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New Work: They Might Be Giants ‘Alphabet of Nations’ Video

In “The Alphabet of Nations,” They Might Be Giants—the Brooklyn-based duo of John Flansburgh and John Linnell—help kids learn geography and the alphabet in a catchy singalong that turns the ABC’s into a list of names of countries around the world, from Afghanistan to Zimbabwe. The band has recorded a special version of the song for the 10th anniversary deluxe reissue of their beloved first children’s album, “No!” (2002). To celebrate the rerelease, Pentagram’s Emily Oberman and team have collaborated with TMBG to create a new video for “The Alphabet of Nations” that features images crowdsourced from fans around the globe.

For the band and the designers, the project represented the opportunity to do something that was not only for fun, but also for good. The video was made in collaboration with and to benefit the Global Fund for Children, the international children’s charity organization. GFC invests in innovative grassroots groups around the world that serve children in need. To help raise money for the Global Fund, TMBG and Oberman have also created limited edition posters and t-shirts based on the video graphics. All profits go to support the Global Fund for Children. Get yours here!

They Might Be Giants have a long history of using technology in playful ways to engage their fans. Early on, they made their songs available by answering machine with their popular “Dial-A-Song” phone line, and they were one of the first bands to open their own online music store. For “The Alphabet of Nations” Flansburgh and Oberman had the idea to do something that tapped into the band’s global fan base via social media like Instagram, Twitter, and Tumblr. Earlier this year, the band and designers invited residents of countries named in “Alphabet of Nations” to snap three photos––a portrait with their country’s flag, an action shot, or a portrait that represents their culture—and post them to the band’s Twitter at @tmbg with the hashtag #TMBGnation, or on the band’s Tumblr.

The video weaves these crowdsourced images into a lively typographic and geographic tour of the world. The reissued song is a special “extended” version that the band performs in concert, and the complete list of countries plays three times in the video. In the first run-through, the song is illustrated with letters and shapes of countries on a typographic map of the world. The second segment features photographs of the band members themselves. Finally, the last section brings it all together with the images submitted by kids and fans. The look of the video is bright, friendly, fun and colorful, with dimensional comic book “POW!”-style letters that fly out at the viewer and turn the kids into superheroes of the world. The palette is based on colors of flags, but slightly muted. The font is Titling Gothic.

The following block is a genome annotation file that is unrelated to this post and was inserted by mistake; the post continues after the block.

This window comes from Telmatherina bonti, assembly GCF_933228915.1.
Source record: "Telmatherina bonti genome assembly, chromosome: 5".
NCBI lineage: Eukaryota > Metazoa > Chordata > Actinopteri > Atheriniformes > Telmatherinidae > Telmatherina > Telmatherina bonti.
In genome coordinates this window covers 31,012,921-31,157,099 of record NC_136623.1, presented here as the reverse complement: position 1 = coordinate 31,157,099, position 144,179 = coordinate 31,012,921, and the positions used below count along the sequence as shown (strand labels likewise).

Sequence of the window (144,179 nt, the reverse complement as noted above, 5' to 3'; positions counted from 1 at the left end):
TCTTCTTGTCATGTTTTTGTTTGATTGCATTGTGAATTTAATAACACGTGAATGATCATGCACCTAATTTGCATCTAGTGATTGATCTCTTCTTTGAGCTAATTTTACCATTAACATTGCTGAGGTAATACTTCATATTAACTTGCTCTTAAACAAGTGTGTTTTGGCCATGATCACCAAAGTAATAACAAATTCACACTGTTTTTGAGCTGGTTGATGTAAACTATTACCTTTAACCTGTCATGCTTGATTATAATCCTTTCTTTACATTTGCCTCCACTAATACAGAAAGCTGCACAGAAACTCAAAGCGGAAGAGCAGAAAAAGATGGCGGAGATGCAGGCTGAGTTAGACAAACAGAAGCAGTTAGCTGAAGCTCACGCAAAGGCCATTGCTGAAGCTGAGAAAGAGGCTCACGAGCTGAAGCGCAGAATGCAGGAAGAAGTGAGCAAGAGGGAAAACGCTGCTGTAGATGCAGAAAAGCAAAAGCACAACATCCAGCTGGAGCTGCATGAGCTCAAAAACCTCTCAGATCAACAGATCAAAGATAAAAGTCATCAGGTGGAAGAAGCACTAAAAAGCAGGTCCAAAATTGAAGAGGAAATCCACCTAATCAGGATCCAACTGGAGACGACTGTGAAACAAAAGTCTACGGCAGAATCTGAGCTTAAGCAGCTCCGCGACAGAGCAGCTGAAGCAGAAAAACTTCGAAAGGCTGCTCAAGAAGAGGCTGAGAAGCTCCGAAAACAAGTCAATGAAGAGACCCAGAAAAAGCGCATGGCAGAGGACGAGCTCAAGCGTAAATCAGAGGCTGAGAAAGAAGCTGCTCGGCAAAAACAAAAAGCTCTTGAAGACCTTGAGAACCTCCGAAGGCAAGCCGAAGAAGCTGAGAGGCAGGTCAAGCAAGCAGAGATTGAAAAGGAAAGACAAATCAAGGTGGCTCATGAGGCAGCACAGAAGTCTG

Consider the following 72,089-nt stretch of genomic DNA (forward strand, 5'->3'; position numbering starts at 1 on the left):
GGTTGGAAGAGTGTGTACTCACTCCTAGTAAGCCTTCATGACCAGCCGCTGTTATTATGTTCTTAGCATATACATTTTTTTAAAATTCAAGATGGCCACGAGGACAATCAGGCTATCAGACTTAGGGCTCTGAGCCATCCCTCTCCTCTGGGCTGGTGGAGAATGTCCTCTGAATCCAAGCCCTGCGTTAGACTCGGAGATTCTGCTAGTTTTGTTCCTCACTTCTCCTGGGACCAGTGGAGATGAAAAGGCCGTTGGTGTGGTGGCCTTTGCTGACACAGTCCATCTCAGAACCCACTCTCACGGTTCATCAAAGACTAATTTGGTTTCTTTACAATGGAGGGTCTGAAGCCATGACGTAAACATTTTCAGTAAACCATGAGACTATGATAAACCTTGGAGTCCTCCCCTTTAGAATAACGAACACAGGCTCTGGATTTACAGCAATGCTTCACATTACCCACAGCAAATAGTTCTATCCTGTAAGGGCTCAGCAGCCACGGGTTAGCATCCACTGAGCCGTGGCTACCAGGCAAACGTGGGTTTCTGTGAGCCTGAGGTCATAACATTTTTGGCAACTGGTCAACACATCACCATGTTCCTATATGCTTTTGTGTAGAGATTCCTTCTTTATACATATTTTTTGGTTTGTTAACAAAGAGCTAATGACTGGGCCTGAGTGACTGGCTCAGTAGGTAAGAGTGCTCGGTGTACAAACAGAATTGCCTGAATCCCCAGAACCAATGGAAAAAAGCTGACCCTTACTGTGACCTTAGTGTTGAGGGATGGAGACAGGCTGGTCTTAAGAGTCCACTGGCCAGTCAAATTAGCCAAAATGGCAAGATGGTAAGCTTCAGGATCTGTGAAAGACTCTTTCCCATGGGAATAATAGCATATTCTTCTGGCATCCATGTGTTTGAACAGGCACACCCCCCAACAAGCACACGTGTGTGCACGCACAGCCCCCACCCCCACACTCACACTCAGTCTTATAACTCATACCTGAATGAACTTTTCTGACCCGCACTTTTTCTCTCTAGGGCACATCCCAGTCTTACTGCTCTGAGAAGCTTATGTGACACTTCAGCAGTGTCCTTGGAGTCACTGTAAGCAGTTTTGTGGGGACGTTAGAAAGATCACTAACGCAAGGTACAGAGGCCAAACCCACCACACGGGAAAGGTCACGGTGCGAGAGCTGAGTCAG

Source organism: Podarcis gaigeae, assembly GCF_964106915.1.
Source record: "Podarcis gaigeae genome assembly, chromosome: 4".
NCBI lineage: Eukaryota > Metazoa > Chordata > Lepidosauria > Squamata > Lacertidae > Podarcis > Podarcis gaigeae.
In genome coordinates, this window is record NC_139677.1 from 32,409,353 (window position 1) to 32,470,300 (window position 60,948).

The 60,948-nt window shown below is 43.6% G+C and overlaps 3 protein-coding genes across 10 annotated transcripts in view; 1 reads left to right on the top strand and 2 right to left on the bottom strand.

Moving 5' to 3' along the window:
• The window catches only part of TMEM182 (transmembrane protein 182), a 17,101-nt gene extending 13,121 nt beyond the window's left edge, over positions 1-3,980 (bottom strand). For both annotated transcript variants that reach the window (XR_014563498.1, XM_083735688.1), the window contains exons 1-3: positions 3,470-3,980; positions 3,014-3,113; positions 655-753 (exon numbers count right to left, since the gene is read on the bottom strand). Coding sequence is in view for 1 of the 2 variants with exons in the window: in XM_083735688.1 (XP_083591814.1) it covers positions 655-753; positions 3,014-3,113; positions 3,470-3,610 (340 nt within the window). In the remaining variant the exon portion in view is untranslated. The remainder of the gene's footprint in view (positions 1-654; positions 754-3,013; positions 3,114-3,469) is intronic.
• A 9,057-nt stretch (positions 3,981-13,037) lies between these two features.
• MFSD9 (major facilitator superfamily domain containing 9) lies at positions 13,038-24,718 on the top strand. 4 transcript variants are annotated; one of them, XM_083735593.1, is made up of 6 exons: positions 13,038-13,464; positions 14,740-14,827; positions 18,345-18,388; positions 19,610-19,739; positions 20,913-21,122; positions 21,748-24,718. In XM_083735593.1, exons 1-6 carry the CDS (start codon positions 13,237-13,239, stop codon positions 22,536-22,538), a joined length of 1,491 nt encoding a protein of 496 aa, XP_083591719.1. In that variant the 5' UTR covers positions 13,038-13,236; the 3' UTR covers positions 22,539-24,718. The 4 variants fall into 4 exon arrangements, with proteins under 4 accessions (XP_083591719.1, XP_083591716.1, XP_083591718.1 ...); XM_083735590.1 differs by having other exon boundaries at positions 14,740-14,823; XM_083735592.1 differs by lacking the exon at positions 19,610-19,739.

The designers received a lot of images from some countries, and a few from others. They wanted to use every submission, so the song ends with the balance of photographs, to make sure no one is left out.

After collecting the images, the team worked on the project for about a month, matching images to countries in the song and fine-tuning the typography. John Flansburgh says, “Emily’s team had so much graphic power and their ideas were so dazzling—I can’t remember doing an After Effects piece with so few notes.”

For her part, the video gave Oberman the opportunity to work with one of her favorite bands. “The process was delightful,” she says. “They Might Be Giants are one of the original New York indie bands, and I’ve been a huge fan for 25 years. Getting to work with them is a dream come true.”

Pentagram Project Team: Emily Oberman, partner-in-charge and lead designer; Jonathan Correira, Lyanne Dubon, Erica Gorochow and Alex Stikeleather, designers; Erica Gorochow, animator; Shervin Lainez, band photographer; Lucea Spinelli, project manager.